On FEBRUARY 9TH, 2021, the DeVoe L. Moore Center at Florida State University will host its annual symposium on Filmmaking and Public Policy with a focus on education reform. The event will begin with a 2:30-3:30 panel on Filmmaking and Storytelling, followed by a screening of Miss Virginia, and concluded with a 6:30-8:00pm panel on Public Policy and School Choice. If you are interested in attending and furthering your professional profile, click here! To navigate these discussions, we are lucky to be joined by the following experts — ranging from filmmakers to policy experts:
One of America’s leading advocates for parent empowerment. As a student, a mother, an advocate, and a grandmother, Virginia has spent her life fighting to create new educational opportunities for children and families.
A native of Little Rock, Arkansas, and the daughter of two public school educators, Virginia and her twin sister, Harrietta, were among the first 130 students chosen to desegregate Little Rock’s high schools in the mid-1960s. While she was raising her three children in Washington, D.C., Virginia was worried that her own son, William, was falling through the cracks of a system that wasn’t focused on the best interests of children. In 1998, she took action, forming a grassroots organization, D.C. Parents for School Choice. Along with a group of dedicated parents, Virginia went door-to-door, neighborhood- to-neighborhood, recruiting and training thousands of other parents to stand up for their children’s futures. In 2003, with the support of national education organizations and lawmakers, Virginia and her parent advocates succeeded in convincing Congress and President George W. Bush to enact the nation’s first-ever Opportunity Scholarship Program for low-income children, a program that set into motion a complete overhaul of Washington, D.C.’s education system. This program provides scholarships for low-income children to attend private schools while boosting federal funding for traditional public schools and public charter schools. Since the program’s inception, thousands of students have received Opportunity Scholarships, and the program boasts a 91 percent high school graduation rate. After the program’s passage, Virginia worked to encourage families to learn more about their school choice options, conducting information sessions across the city. Later, she played a key role in the Congressional re-authorization of the program. After winning several awards for her advocacy efforts, Virginia shared her advice and experiences in her book, Voices, Choices, and Second Chances. Her second book, School Choice: A Legacy to Keep was published in 2019.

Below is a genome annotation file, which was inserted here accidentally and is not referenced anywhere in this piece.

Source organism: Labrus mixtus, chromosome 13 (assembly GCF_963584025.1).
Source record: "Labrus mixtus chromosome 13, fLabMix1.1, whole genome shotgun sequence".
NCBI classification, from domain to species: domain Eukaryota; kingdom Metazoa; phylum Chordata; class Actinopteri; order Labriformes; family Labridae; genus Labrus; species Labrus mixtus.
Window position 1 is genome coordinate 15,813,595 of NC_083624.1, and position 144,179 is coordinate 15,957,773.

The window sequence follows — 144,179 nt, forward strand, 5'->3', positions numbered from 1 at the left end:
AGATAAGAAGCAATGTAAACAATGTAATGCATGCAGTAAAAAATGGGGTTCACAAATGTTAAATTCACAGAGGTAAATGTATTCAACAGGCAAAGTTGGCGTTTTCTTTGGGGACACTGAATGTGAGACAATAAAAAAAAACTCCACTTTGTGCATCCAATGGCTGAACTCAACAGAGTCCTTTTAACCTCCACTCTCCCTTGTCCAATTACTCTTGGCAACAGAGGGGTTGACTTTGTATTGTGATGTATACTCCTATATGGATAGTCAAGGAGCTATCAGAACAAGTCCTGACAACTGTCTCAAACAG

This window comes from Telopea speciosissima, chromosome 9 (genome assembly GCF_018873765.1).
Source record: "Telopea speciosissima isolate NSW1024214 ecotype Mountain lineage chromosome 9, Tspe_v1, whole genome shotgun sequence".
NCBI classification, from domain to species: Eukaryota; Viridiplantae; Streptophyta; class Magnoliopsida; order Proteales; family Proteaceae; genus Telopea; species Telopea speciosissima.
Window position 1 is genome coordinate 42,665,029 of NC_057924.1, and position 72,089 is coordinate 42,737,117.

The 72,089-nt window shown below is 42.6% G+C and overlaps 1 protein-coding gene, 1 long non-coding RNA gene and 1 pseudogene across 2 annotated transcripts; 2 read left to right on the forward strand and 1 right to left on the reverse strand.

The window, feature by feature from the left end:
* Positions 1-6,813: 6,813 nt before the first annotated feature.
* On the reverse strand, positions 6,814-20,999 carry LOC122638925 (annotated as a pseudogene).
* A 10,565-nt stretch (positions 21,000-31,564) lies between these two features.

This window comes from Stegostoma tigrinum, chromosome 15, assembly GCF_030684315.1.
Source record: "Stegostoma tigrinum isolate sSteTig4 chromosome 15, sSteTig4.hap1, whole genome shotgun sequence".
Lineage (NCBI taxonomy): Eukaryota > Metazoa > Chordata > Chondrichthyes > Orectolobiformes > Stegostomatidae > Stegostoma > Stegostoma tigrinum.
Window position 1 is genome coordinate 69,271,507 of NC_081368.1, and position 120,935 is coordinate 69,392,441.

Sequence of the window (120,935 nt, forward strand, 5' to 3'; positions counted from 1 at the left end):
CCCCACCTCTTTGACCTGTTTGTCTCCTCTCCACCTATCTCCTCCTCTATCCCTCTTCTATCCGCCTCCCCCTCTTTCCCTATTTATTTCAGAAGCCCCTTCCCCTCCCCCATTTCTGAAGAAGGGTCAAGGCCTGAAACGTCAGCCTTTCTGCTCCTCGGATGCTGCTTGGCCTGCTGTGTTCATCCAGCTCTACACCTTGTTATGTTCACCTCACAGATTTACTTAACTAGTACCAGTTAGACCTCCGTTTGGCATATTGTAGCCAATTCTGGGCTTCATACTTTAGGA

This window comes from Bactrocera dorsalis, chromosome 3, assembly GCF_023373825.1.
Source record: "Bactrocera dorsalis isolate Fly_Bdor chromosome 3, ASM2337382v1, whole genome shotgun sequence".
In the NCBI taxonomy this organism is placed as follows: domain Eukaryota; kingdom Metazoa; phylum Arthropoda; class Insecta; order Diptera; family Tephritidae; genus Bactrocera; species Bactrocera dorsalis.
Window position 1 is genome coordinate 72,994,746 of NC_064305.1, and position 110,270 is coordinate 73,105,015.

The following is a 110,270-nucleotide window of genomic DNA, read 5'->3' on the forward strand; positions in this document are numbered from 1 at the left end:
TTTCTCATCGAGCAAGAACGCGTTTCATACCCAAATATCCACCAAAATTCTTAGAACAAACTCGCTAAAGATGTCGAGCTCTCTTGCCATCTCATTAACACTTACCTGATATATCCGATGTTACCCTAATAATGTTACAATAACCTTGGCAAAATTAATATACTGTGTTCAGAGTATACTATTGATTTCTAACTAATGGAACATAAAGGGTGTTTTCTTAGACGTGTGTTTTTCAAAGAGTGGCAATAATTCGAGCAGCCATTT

Writer, director, and editor with dozens of awards and accolades for his screenplays. His script Shelter Animal made the Top 50 Scripts (out of 8,000) in the Academy of Motion Pictures Nicholl Fellowship.
He has directed commercials for Coca-Cola, Subway, Cole Haan, and more, but his true passion is independent cinema that ignites social change while delivering a powerful human story. His short film Shelter, starring Clea DuVall (Argo, Zodiac) and April Grace (Whiplash, Magnolia), played at the SAG Short Film Showcase and won the Audience Award from the NewFilmmakers LA festival. His most recent award-winning film, Everything, is based on a true story of a mother searching for a bone marrow donor for her daughter. It was featured in the Wall Street Journal and is spurring reform in the marrow donation industry. Working both in narrative and documentary form, Hanna also brings an editor’s eye to his sets. Films he has edited have won awards from the Emmy Foundation, the Director’s Guild of America, BAFTA, the USC Editing Faculty, the Geena Davis Institute on Gender in Media, and film festivals. Hanna is repped by the Gersh Agency and Luber-Roklin Entertainment.